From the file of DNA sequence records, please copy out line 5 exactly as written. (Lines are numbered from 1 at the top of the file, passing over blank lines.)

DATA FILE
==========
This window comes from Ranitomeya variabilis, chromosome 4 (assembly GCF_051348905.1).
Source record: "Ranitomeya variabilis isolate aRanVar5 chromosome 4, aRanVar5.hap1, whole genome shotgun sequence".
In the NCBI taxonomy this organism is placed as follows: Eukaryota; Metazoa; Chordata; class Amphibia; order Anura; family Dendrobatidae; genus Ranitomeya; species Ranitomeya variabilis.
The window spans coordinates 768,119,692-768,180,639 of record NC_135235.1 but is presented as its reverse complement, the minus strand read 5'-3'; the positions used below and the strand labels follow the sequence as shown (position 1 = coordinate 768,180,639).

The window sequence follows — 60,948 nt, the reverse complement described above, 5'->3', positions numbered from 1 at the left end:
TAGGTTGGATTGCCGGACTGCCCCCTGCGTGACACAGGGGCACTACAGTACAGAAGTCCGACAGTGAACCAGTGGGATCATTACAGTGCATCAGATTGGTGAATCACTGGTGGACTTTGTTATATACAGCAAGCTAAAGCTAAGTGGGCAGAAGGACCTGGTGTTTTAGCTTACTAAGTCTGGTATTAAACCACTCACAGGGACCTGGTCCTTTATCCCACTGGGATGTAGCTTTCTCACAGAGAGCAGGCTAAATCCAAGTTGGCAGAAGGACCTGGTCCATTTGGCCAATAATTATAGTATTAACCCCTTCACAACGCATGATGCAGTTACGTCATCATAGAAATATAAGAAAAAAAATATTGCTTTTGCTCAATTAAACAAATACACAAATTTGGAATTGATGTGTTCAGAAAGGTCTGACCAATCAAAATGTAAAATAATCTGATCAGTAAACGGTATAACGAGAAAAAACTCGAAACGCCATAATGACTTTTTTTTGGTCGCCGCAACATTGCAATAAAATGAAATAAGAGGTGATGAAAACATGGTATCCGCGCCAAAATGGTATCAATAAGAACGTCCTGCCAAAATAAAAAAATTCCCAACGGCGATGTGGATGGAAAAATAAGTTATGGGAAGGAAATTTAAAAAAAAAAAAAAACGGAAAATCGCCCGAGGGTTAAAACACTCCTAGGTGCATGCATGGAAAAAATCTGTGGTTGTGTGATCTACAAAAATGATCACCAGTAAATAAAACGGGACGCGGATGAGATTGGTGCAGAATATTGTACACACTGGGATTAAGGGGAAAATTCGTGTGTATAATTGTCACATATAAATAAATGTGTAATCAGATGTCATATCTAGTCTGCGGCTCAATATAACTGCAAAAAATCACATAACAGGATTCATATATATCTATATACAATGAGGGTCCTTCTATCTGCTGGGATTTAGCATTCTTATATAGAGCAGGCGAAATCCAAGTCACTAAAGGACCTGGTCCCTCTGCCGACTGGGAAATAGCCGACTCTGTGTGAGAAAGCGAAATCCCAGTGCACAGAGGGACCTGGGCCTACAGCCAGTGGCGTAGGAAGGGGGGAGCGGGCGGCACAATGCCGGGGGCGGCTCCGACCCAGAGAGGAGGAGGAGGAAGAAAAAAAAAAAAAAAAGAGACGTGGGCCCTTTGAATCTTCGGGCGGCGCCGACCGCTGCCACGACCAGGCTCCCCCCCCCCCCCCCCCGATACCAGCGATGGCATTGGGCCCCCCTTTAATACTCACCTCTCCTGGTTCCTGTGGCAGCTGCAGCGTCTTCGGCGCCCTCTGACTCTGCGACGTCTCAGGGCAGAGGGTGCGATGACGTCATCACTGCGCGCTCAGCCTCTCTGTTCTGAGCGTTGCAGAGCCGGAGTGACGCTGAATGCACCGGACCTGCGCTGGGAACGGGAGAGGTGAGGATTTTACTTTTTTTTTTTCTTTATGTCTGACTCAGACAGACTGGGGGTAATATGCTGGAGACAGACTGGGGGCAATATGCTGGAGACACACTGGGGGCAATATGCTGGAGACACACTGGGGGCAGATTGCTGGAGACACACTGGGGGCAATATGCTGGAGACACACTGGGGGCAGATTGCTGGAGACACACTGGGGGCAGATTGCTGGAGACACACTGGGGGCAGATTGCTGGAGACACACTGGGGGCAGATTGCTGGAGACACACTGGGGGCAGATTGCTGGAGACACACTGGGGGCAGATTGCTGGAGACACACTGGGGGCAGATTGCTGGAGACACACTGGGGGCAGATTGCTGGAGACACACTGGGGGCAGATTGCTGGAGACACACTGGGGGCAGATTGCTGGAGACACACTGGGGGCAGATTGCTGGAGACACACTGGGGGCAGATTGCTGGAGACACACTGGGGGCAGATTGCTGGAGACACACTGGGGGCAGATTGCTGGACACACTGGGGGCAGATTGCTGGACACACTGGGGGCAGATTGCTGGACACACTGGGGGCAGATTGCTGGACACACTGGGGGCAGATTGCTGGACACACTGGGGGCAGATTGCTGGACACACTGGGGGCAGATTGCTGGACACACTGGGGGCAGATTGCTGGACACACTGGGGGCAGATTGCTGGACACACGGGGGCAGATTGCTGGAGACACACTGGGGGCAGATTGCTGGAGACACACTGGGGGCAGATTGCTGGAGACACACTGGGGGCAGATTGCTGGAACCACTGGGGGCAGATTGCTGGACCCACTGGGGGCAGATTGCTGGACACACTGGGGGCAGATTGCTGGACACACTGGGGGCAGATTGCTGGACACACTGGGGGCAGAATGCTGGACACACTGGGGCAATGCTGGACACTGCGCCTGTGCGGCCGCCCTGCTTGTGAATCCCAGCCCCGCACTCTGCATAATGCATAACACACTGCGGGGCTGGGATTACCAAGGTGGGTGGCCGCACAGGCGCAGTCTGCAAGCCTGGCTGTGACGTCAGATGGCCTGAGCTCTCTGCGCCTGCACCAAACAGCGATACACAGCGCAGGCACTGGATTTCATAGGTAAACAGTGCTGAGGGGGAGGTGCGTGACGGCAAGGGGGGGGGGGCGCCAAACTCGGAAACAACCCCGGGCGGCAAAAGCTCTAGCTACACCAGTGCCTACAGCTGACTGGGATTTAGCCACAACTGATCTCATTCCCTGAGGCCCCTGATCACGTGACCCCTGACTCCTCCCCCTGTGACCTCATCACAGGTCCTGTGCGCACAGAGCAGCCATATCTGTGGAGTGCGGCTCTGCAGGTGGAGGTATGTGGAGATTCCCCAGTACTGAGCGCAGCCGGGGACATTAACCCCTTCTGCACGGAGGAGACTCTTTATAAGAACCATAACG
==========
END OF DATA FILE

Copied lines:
The window sequence follows — 60,948 nt, the reverse complement described above, 5'->3', positions numbered from 1 at the left end: